A study on alkaline heat treated Mg–Ca alloy for the control of the biocorrosion rate
To reduce the biocorrosion rate by surface modification, Mg–Ca alloy (1.4 wt.% Ca content) was soaked in three alkaline solutions (Na2HPO4, Na2CO3 and NaHCO3) for 24 h, respectively, and subsequently heat treated at 773 K for 12 h. Scanning electron microscopy and energy-dispersive spectroscopy results revealed that magnesium oxide layers with the thickness of about 13, 9 and 26 μm were formed on the surfaces of Mg–Ca alloy after the above different alkaline heat treatments. Atomic force microscopy showed that the surfaces of Mg–Ca alloy samples became rough after three alkaline heat treatments. The in vitro corrosion tests in simulated body fluid indicated that the corrosion rates of Mg–Ca alloy were effectively decreased after alkaline heat treatments, with the following sequence: NaHCO3 heated < Na2HPO4 heated < Na2CO3 heated. The cytotoxicity evaluation revealed that none of the alkaline heat treated Mg–Ca alloy samples induced toxicity to L-929 cells during 7 days culture.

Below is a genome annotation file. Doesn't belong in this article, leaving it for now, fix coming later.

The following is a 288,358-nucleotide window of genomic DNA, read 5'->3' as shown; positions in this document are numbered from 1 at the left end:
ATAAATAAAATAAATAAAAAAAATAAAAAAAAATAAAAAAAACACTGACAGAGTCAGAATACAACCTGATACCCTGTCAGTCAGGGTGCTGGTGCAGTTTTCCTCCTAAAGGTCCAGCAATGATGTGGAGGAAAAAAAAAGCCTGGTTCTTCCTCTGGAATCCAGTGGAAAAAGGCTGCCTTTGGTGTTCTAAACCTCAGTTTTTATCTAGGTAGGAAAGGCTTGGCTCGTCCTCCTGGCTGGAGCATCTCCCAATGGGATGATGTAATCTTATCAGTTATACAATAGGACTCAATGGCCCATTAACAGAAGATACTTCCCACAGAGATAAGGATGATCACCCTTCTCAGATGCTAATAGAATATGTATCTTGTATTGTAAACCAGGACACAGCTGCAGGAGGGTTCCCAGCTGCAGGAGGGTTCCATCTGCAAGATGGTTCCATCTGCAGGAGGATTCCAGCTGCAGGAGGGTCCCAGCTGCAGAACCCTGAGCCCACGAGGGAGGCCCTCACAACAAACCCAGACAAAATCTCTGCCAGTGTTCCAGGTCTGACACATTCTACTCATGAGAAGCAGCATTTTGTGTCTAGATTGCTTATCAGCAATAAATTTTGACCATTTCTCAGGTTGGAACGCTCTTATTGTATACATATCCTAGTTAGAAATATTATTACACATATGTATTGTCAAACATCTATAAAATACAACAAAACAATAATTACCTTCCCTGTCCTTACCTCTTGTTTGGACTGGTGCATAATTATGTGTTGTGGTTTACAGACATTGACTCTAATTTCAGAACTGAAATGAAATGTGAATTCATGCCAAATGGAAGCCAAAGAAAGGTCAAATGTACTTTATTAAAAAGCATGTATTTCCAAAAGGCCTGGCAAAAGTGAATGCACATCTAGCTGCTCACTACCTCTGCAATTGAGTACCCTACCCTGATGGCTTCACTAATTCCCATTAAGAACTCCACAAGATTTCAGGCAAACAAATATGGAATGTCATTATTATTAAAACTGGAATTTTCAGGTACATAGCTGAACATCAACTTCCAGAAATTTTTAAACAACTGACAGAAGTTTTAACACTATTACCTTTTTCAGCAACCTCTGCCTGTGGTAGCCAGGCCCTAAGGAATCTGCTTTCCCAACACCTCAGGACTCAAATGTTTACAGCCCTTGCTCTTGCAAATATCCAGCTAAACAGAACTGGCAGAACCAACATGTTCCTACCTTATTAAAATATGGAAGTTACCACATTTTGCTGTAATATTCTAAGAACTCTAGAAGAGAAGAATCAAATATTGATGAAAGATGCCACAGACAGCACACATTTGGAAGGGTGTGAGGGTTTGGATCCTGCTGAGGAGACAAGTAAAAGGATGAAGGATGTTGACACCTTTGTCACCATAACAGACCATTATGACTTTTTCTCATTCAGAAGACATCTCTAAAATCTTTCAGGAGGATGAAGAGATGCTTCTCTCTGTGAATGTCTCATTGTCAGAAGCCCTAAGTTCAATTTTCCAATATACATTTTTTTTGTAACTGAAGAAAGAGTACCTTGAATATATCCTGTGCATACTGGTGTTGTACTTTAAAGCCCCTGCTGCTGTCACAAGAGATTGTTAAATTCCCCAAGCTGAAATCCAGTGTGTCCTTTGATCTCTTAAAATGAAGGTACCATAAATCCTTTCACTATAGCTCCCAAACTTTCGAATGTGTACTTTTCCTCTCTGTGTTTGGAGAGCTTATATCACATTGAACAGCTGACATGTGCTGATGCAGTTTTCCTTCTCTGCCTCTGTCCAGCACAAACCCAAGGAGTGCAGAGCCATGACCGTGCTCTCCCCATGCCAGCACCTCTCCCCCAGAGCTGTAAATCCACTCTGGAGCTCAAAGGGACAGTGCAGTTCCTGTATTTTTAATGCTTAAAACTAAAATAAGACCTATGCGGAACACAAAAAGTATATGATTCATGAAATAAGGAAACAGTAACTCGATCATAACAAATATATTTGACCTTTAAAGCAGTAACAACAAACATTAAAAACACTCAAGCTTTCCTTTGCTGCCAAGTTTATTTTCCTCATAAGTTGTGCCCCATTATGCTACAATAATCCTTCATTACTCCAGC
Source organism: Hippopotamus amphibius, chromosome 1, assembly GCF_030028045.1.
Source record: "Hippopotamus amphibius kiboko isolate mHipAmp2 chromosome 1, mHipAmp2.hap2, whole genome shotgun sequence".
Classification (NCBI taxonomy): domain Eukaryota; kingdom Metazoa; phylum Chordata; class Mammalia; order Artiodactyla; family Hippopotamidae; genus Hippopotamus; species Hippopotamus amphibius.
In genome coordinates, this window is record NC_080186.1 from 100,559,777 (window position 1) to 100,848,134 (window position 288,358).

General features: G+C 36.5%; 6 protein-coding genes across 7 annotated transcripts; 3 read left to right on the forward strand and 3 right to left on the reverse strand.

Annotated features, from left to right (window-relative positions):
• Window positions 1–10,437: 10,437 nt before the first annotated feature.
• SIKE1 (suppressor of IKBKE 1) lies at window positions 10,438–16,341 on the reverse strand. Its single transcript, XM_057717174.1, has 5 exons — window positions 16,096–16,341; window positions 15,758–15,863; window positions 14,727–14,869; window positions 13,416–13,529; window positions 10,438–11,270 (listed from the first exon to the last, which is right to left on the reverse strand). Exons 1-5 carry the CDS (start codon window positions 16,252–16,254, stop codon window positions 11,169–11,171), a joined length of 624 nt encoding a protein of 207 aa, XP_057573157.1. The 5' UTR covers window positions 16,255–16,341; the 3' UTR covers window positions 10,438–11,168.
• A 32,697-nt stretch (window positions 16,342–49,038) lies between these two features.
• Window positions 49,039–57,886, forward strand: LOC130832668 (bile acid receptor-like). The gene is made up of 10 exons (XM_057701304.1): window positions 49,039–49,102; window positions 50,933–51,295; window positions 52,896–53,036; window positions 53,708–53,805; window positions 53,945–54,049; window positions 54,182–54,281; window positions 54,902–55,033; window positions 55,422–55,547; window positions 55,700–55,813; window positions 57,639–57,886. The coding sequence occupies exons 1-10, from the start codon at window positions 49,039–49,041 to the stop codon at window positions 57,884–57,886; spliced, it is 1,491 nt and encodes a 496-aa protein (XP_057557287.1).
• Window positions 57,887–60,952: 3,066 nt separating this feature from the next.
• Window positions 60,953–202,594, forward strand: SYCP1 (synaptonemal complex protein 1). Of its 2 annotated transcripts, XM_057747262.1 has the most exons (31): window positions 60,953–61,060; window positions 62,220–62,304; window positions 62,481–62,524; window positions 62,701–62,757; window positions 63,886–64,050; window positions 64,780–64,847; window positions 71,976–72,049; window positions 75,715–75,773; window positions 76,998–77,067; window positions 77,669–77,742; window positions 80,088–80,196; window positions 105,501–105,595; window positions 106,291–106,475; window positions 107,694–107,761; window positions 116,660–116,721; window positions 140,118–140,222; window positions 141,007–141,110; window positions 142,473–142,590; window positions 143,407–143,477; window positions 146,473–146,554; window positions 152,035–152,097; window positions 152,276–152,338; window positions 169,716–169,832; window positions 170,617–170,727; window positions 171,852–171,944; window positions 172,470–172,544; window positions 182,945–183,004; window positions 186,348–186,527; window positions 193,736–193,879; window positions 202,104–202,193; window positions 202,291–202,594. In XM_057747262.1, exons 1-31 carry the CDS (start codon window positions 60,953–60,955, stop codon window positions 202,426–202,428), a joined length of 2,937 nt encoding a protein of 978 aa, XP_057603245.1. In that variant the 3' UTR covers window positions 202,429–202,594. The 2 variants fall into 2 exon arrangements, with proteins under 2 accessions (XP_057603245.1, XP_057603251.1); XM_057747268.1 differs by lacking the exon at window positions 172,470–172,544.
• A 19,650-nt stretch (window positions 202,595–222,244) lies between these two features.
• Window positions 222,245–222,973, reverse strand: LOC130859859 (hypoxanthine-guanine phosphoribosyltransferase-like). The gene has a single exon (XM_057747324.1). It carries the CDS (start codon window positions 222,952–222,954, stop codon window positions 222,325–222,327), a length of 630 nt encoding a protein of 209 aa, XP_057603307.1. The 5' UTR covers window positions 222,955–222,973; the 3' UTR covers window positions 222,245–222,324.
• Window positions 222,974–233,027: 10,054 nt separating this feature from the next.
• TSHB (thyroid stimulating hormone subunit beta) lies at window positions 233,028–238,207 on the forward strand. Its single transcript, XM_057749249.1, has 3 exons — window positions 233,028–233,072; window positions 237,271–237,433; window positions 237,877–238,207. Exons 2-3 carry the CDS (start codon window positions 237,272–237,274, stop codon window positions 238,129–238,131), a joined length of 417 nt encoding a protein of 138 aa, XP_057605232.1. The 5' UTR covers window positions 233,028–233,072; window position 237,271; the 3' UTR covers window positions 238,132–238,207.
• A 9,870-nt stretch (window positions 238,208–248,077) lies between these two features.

Journal: Acta Biomaterialia - Volume 5, Issue 7, September 2009, Pages 2790–2799